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9. Specify how long the contract is valid. If you want the contract to be in force for a set period of time, specify the dates. Otherwise, the contract will continue for the life of the employment.

10. Describe the duties of the position. Using your job description as a template, flesh out the main duties of the job. Assign a percentage as best you can.

  • For example, an administrative assistant might spend 50% of his time answering the phone and greeting people, 20% filing and performing records management, 20% taking dictation, and 10% performing “other administrative duties.”
  • For the sake of clarity, you should list the job duties using an outline form.
  • Also establish guidelines for who the employee should approach with questions or problems that arise during the course of employment.

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11. Explain how compensation is calculated. Will the employee be paid hourly? Will she be salaried? Or will payment be based on commission? You should have discussed this with the job candidate at the interview. Now memorialize it in writing.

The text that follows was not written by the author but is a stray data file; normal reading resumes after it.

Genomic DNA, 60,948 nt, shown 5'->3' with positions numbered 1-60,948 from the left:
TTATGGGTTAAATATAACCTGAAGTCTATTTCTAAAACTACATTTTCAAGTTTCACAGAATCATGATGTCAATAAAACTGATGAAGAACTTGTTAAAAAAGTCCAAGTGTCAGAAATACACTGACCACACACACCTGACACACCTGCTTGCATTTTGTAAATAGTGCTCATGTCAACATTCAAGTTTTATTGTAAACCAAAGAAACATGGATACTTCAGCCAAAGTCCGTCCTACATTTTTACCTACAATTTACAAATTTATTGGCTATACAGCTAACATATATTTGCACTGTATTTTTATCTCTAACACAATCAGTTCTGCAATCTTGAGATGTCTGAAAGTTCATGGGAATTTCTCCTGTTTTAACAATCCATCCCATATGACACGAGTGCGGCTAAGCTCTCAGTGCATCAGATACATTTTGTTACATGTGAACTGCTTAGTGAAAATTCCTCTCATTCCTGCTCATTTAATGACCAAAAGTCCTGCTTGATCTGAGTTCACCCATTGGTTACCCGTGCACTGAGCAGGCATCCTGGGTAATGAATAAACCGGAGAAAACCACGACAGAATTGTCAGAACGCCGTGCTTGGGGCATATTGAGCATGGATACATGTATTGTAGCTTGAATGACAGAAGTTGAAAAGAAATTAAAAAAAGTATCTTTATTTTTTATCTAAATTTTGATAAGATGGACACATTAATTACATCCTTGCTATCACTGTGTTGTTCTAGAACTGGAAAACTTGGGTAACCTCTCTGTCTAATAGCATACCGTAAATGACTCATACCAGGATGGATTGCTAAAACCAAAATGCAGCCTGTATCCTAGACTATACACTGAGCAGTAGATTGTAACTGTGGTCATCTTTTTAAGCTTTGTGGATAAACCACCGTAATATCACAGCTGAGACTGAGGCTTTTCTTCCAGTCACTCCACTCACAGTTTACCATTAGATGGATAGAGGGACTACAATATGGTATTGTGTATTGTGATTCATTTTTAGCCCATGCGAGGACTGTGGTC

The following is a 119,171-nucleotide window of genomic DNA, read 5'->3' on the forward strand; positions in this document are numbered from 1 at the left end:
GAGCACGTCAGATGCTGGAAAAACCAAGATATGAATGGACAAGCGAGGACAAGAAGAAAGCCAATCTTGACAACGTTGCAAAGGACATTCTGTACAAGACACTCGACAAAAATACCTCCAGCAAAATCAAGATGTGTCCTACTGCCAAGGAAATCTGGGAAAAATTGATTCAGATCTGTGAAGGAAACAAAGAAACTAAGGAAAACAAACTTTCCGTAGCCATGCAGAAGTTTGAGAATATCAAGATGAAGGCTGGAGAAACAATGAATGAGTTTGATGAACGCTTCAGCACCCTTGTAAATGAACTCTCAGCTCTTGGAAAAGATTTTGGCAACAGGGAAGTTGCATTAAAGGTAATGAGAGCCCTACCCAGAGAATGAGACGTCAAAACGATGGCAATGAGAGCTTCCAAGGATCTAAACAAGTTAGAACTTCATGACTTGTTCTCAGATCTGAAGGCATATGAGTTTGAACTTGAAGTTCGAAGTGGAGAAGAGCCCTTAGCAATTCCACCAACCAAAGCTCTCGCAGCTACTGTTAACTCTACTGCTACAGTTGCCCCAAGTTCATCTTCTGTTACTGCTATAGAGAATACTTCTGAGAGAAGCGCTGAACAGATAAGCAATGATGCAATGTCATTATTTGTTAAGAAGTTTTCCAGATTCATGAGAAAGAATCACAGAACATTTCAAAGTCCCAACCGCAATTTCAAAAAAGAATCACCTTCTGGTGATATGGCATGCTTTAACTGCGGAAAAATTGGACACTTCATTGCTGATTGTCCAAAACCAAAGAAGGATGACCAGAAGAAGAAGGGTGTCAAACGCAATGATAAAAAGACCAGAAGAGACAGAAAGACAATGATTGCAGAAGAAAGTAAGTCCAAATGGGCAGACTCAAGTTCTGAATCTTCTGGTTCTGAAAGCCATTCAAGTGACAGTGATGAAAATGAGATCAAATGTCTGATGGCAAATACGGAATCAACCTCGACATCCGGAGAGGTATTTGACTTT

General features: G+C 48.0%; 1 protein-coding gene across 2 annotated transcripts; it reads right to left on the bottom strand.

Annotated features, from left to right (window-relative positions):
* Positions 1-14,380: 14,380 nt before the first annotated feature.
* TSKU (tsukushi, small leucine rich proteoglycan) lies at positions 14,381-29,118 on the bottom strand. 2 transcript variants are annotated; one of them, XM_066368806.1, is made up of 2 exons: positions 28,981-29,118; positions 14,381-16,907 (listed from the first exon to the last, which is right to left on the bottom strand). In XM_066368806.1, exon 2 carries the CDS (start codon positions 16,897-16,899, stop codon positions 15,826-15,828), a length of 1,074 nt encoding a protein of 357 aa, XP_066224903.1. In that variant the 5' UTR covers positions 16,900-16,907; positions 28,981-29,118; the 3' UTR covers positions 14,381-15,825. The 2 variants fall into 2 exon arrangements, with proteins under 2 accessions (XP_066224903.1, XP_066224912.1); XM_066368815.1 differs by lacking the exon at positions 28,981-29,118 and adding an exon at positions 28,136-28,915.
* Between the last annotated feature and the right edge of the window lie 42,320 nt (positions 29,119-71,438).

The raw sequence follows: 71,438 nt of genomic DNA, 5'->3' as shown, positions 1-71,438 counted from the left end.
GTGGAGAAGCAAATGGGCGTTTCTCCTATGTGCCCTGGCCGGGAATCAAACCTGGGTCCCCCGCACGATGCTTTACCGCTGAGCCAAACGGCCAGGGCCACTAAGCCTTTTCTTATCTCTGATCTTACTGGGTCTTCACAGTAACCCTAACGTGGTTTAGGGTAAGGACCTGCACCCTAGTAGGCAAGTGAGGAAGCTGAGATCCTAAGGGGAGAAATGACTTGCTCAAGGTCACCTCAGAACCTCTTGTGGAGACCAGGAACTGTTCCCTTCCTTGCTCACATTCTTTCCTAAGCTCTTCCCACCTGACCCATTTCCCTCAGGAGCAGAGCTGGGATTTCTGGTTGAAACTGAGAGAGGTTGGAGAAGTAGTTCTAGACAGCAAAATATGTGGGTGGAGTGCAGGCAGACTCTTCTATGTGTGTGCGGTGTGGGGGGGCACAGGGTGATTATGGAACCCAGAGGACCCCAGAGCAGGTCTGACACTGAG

• Specify how overtime will be paid. Include how overtime pay is calculated. For example, sometimes employees will get time and a half (1.5 their base pay). Other employees are paid straight base pay.
  • Also explain how the employee will be paid on public holidays. For example, some employers pay time and half for work on public holidays.
  • If overtime is not allowed, be sure to include specific language to this effect. Make sure there is no confusion on this issue.
  • Also add a clause explaining when compensation will be re-evaluated. Including this language does not commit you to giving a raise. Rather, it simply clarifies when and how you will consider one.

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12. Explain how compensation will be paid. Compensation is regularly paid by check, direct deposit, or through PayPal.

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13. List benefits. If you are offering vacation time, sick leave, and health or dental insurance, describe those benefits here. Specify how the employee will qualify for each.